Revisited an old problem

This is a discussion on Revisited an old problem within the C++ Programming forums, part of the General Programming Boards category; Sorry to revisit this subject, but I have another question with I/O files. Do I need to have both *ifstream* ...

  1. #1
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    Revisited an old problem

    Sorry to revisit this subject, but I have another question with I/O files. Do I need to have both *ifstream* & *ofstream* statements in order to reopen a file? The first part worked just fine, but the second part did not reopen the file to write the lowest numbers.

    If I change from *b_file* to *e_file* in the second part, I get an *e_file is undefined* error. Is it the *ifstream* statement that DEFINES the file & opens it for reading?

    My first part is:
    Code:
    ofstream d_file ( "D:\\1_LotteryPrograms\\1_Fla_Mega_Money\\High_Freq.txt" );
    
    if (! d_file )
    {
    cout << "Can't open input file " << endl << endl;
    cin.get();
    exit(1);
    }
    
    d_file << "The 4 numbers having the Highest Frequencies are:" << endl << endl;
    d_file << indexoffirst+1 << " = " << first << ",  " << indexofsecond+1 << " = " << second << ",  " << indexofthird+1 << " = " << third << ",  " << indexoffourth+1 << " = " << fourth << endl <<endl;
    d_file << endl << endl;
    
    d_file.close();   // Close the file stream explicitly
    
    cout << "The 4 numbers having the Lowest Frequencies are:" << endl << endl;
    cout << indexoflowest+1 << " = " << lowest << ", " << indexofsecondlowest+1 << " = " << secondlowest << ", " << indexofthirdlowest+1 << " = " << thirdlowest << ", " << indexoffourthlowest+1 << " = " << fourthlowest << endl <<endl;
    My second part is:
    Code:
        
    ofstream out1;
    out1.open ( "D:\\1_LotteryPrograms\\1_Fla_Mega_Money\\High_Freq.txt" );
    
    if (! d_file )
    {
    cout << "Can't open input file " << endl << endl;
    cin.get();
    exit(1);
    }
    
    d_file << "The 4 numbers having the Highest Frequencies are:" << endl << endl;
    d_file << indexoffirst+1 << " = " << first << ",  " << indexofsecond+1 << " = " << second << ",  " << indexofthird+1 << " = " << third << ",  " << indexoffourth+1 << " = " << fourth << endl <<endl;
    d_file << endl << endl;
    
    d_file.close();   // Close the file stream explicitly

  2. #2
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    In the snippet below:
    Code:
    ofstream d_file ( "D:\\1_LotteryPrograms\\1_Fla_Mega_Money\\High_Freq.txt" ); 
     
    if (! d_file )
    {
    cout << "Can't open input file " << endl << endl;
    cin.get();
    exit(1);
    }
    The first line creates an instance of an ofstream and opens the file for output the 'o' of ofstream stands for output. Because you did not use any open mode modifiers this will erase the file. So that means your if statement is not correct. You did not try to open the file for input.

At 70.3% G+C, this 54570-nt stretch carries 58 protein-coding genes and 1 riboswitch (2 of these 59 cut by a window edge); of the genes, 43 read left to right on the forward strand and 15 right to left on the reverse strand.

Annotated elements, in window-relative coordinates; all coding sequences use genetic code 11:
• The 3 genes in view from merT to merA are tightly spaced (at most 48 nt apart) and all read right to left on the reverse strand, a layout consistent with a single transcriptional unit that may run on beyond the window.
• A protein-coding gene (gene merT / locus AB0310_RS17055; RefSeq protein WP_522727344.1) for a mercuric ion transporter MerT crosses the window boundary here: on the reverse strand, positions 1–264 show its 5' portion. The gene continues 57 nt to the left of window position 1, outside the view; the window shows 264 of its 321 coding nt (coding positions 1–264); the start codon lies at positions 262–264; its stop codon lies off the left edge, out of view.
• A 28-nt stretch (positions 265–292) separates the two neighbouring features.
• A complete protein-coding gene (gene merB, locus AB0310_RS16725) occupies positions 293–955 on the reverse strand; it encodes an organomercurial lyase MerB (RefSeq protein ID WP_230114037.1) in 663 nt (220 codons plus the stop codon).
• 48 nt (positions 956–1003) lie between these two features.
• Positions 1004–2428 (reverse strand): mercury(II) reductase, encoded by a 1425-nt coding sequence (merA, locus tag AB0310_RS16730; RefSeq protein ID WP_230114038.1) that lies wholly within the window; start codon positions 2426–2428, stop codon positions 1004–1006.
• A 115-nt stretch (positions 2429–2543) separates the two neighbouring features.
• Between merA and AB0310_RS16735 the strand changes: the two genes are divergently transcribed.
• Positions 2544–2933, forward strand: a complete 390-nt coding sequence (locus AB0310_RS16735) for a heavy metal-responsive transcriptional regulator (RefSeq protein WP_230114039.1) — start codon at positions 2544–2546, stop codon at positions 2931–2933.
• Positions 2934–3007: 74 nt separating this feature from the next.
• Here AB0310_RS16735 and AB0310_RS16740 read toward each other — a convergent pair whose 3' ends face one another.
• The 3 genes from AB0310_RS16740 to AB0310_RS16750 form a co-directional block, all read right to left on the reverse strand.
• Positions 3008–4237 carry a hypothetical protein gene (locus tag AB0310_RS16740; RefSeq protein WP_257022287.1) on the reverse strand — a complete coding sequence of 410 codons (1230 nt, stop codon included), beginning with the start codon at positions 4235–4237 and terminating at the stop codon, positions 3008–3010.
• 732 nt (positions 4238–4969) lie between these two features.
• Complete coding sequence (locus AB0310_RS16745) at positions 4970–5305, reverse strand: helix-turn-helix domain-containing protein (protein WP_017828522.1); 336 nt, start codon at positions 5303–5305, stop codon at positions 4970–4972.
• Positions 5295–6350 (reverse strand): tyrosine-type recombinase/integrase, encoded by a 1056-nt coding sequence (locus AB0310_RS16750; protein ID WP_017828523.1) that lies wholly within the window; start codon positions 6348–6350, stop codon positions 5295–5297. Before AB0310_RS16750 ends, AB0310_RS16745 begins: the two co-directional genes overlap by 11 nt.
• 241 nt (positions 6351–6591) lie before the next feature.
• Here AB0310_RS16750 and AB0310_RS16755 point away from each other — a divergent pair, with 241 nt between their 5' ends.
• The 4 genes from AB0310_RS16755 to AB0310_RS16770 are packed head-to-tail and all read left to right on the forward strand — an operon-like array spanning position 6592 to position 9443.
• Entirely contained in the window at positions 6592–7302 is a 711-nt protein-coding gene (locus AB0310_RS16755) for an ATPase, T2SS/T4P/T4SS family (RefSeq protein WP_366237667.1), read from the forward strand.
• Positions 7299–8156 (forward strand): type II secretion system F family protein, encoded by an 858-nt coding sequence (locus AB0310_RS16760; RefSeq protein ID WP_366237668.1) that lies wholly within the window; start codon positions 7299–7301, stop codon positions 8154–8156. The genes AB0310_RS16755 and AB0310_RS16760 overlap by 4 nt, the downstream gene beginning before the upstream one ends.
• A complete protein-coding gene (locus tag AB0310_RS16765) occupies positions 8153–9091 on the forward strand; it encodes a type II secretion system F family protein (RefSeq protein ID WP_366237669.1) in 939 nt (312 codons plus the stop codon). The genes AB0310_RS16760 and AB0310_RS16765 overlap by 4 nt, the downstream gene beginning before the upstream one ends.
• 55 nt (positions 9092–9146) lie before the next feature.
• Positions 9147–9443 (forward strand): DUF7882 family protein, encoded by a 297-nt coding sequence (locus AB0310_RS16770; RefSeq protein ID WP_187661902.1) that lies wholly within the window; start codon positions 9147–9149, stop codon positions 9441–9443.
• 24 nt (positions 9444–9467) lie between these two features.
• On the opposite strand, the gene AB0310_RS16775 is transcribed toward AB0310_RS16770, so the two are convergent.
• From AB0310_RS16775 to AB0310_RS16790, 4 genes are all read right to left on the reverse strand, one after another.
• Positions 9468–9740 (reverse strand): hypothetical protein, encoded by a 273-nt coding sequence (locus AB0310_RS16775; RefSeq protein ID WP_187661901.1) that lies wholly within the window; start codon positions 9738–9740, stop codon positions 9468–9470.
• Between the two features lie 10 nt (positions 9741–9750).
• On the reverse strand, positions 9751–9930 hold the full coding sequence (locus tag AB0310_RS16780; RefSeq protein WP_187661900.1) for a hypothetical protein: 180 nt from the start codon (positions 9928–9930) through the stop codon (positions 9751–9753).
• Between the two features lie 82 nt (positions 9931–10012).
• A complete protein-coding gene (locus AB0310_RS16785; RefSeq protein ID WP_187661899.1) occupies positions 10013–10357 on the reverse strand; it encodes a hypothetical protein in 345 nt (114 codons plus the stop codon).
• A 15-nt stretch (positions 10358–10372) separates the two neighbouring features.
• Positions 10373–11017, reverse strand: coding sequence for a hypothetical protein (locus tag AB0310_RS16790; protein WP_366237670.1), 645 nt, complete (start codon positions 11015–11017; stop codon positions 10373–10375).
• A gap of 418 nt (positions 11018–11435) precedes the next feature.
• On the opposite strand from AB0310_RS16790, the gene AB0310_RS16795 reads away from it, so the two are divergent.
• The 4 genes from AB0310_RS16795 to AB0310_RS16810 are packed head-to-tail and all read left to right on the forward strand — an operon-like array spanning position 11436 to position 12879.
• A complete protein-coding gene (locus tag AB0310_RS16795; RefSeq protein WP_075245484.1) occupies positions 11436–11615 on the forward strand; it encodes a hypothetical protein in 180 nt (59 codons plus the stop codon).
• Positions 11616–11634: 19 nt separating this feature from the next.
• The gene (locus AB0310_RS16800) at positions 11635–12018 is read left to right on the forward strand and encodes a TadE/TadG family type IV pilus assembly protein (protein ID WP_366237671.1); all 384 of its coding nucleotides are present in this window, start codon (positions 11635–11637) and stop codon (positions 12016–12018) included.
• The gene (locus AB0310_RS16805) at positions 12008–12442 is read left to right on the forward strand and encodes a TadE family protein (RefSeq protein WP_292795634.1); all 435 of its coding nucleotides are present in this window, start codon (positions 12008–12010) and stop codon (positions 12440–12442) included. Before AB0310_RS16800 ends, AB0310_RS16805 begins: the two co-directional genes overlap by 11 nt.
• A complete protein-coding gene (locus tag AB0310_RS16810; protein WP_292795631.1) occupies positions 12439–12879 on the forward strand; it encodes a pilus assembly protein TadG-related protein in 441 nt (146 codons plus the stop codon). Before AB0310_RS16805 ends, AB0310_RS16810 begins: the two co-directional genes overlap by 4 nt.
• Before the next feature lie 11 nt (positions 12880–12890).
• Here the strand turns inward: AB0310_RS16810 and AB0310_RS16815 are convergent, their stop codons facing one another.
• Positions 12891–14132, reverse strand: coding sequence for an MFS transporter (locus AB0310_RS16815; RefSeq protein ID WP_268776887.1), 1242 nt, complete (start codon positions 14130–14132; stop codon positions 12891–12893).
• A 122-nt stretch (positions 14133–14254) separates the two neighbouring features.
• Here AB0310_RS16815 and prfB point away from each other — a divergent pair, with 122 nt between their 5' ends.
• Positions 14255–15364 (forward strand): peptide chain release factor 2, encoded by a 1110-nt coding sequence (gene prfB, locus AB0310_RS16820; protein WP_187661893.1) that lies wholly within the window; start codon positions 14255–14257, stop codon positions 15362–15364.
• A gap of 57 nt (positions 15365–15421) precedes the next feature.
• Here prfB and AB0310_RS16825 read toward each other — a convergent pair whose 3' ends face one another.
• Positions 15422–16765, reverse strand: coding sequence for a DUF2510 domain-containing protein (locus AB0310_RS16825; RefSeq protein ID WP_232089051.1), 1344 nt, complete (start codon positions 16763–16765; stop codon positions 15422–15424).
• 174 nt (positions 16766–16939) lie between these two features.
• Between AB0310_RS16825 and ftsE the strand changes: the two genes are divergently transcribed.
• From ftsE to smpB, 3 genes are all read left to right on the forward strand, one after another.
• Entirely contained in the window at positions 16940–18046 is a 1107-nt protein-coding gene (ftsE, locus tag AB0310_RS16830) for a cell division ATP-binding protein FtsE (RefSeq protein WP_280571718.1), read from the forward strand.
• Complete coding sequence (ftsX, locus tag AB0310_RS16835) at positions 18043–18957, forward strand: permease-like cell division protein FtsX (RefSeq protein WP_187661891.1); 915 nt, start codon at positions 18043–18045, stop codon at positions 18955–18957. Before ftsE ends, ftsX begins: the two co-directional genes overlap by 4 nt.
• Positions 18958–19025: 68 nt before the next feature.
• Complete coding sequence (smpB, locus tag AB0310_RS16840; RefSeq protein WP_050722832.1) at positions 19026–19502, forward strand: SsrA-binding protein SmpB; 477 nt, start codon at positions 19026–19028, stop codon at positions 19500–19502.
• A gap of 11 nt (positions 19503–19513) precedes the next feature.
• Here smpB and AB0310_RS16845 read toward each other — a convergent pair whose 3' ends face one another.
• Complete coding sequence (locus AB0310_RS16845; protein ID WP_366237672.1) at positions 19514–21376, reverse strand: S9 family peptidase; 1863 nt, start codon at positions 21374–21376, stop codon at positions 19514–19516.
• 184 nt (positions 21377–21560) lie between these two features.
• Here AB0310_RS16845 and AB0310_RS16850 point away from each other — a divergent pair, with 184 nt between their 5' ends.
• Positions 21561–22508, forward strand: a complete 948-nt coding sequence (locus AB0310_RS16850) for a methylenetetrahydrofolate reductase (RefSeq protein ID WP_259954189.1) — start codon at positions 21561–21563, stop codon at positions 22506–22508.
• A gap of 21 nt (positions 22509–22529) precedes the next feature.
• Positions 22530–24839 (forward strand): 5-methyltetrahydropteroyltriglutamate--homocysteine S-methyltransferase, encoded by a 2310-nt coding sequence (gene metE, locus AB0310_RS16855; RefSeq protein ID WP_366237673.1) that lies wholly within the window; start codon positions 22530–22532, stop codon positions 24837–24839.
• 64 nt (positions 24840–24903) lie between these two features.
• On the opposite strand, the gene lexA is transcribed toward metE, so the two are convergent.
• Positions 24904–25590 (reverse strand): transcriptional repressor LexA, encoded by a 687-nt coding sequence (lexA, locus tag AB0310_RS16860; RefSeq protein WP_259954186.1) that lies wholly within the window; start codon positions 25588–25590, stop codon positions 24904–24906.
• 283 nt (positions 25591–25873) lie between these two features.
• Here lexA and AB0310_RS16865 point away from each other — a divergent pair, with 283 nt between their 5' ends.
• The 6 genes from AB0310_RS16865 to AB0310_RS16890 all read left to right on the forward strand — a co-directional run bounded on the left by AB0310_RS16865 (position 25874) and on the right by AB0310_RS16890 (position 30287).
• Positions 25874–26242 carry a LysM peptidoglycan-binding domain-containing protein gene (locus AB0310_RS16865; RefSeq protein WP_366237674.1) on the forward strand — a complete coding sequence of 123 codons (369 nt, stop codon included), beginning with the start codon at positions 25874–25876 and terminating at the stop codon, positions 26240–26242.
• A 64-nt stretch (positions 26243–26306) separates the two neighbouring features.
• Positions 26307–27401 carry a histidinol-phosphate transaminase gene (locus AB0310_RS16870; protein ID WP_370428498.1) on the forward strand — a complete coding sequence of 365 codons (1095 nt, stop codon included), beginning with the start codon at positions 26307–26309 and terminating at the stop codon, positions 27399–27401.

In the following snippet:
    Code:
    ofstream out1;
    out1.open ( "D:\\1_LotteryPrograms\\1_Fla_Mega_Money\\High_Freq.txt" );
     
    if (! d_file )
    {
    cout << "Can't open input file " << endl << endl;
    cin.get();
    exit(1);
    }
    The first line creates an instance of an ofstream. The second line is opening a file for output and erasing the file when opening.

    These are two different streams d_file and out1 both trying to use the same file for output. This will cause problems.


    You need to study the following tutorials: Basic file input and output, and the documentation for ifstream and ofstream, both the ifstream and ofstream documentation pages have multiple pages, make sure you look at several of those pages, especially the pages for the constructors.

    You may also need to study these links: Classes I and Classes II, because in my opinion you don't have much understanding as to how classes work.

    Jim

  3. #3
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    The following code worked just fine.

    Code:
    ofstream d_file ( "D:\\1_LotteryPrograms\\1_Fla_Mega_Money\\High_Freq.txt" );
    
     
    if (! d_file )
    {
    cout << "Can't open input file " << endl << endl;
    cin.get();
    exit(1);
    }
     
    d_file << "The 4 numbers having the Highest Frequencies are:" << endl << endl;
    d_file << indexoffirst+1 << " = " << first << ",  " << indexofsecond+1 << " = " << second << ",  " << indexofthird+1 << " = " << third << ",  " << indexoffourth+1 << " = " << fourth << endl <<endl;
    d_file << endl << endl;
     
    d_file.close();   // Close the file stream explicitly
     
    cout << "The 4 numbers having the Lowest Frequencies are:" << endl << endl;
    cout << indexoflowest+1 << " = " << lowest << ", " << indexofsecondlowest+1 << " = " << secondlowest << ", " << indexofthirdlowest+1 << " = " << thirdlowest << ", " << indexoffourthlowest+1 << " = " << fourthlowest << endl <<endl;
    If I stop the program here with a *cin.get()* and check the file, It was written into just fine. However, If I remove the *cin.get()* to let the program continue,

    Code:
    ofstream out1;
    
    out1.open ( "D:\\1_LotteryPrograms\\1_Fla_Mega_Money\\High_Freq.txt" );
     
    if (! d_file )
    
    {
    cout << "Can't open input file " << endl << endl;
    cin.get();
    exit(1);
    }
     
    d_file << "The 4 numbers having the Highest Frequencies are:" << endl << endl;
    d_file << indexoffirst+1 << " = " << first << ",  " << indexofsecond+1 << " = " << second << ",  " << indexofthird+1 << " = " << third << ",  " << indexoffourth+1 << " = " << fourth << endl <<endl;
    d_file << endl << endl;
     
    d_file.close();   // Close the file stream explicitly
    not only does not update the file with new data, it erases the file, leaving it empty. I thought that